UMMS Affiliation

Department of Medicine, Division of Infectious Diseases and Immunology

Publication Date


Document Type



Biochemistry, Biophysics, and Structural Biology | Immunology and Infectious Disease | Lipids


Lipopolysaccharide (LPS) activates the innate immune response through the Toll-like receptor 4 (TLR4).MD-2 complex. A synthetic lipid A precursor, lipid IV(A), induces an innate immune response in mice but not in humans. Both TLR4 and MD-2 are required for the agonist activity of lipid IV(A) in mice, with TLR4 interacting through specific surface charges at the dimerization interface. In this study, we used site-directed mutagenesis to identify the MD-2 residues that determine lipid IV(A) species specificity. A single mutation of murine MD-2 at the hydrophobic pocket entrance, E122K, substantially reduced the response to lipid IV(A). Combining the murine MD-2 E122K with the murine TLR4 K367E/S386K/R434Q mutations completely abolished the response to lipid IV(A), effectively converting the murine cellular response to a human-like response. In human cells, however, simultaneous mutations of K122E, K125L, Y41F, and R69G on human MD-2 were required to promote a response to lipid IV(A). Combining the human MD-2 quadruple mutations with the human TLR4 E369K/Q436R mutations completely converted the human MD-2/human TLR4 receptor to a murine-like receptor. Because MD-2 residues 122 and 125 reside at the dimerization interface near the pocket entrance, surface charge differences here directly affect receptor dimerization. In comparison, residues 42 and 69 reside at the MD-2/TLR4 interaction surface opposite the dimerization interface. Surface charge differences there likely affect the binding angle and/or rigidity between MD-2 and TLR4, exerting an indirect influence on receptor dimerization and activation. Thus, surface charge differences at the two MD-2/TLR4 interfaces determine the species-specific activation of lipid IV(A).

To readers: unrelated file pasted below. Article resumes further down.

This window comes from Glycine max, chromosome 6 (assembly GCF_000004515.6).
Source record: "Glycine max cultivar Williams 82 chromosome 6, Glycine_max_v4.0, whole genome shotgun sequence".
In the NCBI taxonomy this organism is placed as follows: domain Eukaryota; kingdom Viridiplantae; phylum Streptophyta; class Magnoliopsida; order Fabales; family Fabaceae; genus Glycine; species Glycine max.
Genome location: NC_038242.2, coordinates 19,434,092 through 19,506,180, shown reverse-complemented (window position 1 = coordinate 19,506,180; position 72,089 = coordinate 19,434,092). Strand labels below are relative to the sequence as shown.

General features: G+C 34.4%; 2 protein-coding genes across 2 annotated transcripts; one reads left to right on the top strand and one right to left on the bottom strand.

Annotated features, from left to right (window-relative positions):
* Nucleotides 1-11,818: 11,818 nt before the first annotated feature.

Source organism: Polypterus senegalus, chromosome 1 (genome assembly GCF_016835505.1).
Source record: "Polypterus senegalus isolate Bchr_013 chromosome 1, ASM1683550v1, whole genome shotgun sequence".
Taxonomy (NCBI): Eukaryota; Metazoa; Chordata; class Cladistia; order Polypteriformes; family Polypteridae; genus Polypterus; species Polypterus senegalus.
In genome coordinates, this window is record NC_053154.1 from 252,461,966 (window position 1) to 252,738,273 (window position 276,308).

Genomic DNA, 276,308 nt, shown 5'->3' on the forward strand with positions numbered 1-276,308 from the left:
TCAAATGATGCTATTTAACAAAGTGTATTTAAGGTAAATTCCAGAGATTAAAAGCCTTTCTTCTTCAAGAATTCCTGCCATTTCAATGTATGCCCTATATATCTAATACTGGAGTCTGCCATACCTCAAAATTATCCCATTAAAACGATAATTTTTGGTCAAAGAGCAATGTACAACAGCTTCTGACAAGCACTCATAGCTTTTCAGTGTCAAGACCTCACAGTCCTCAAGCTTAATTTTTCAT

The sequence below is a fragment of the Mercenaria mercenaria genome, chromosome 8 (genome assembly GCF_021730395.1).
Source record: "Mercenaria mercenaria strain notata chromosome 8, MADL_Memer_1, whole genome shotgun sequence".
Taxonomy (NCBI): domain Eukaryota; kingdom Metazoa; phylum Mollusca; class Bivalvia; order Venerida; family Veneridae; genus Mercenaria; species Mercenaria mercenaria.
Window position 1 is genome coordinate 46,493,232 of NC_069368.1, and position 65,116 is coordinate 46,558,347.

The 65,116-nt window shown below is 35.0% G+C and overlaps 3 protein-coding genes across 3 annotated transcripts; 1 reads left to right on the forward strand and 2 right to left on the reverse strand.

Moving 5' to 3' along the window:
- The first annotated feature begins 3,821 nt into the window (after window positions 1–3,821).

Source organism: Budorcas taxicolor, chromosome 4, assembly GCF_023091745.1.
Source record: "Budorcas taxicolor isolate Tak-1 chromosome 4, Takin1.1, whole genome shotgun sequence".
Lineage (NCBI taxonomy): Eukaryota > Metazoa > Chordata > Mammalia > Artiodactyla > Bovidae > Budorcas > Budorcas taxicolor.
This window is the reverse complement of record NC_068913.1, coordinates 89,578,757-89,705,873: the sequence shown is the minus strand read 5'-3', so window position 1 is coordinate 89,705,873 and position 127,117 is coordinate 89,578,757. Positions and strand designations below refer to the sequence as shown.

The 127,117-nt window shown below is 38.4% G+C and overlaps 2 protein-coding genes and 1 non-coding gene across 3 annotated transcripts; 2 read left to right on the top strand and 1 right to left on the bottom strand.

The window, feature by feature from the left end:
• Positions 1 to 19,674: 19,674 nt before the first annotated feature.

Lipopolysaccharide, innate immune response, TLR4, lipid IV(A)

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© 2010 by The American Society for Biochemistry and Molecular Biology, Inc. Publisher PDF posted after 12 months as allowed by the publisher's author rights policy at

DOI of Published Version



This research was originally published in: J Biol Chem. 2010 Sep 3;285(36):27935-43. doi: 10.1074/jbc.M110.134668. Epub 2010 Jun 30. Link to article on publisher's site

Journal/Book/Conference Title

The Journal of biological chemistry

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Link to Article in PubMed

PubMed ID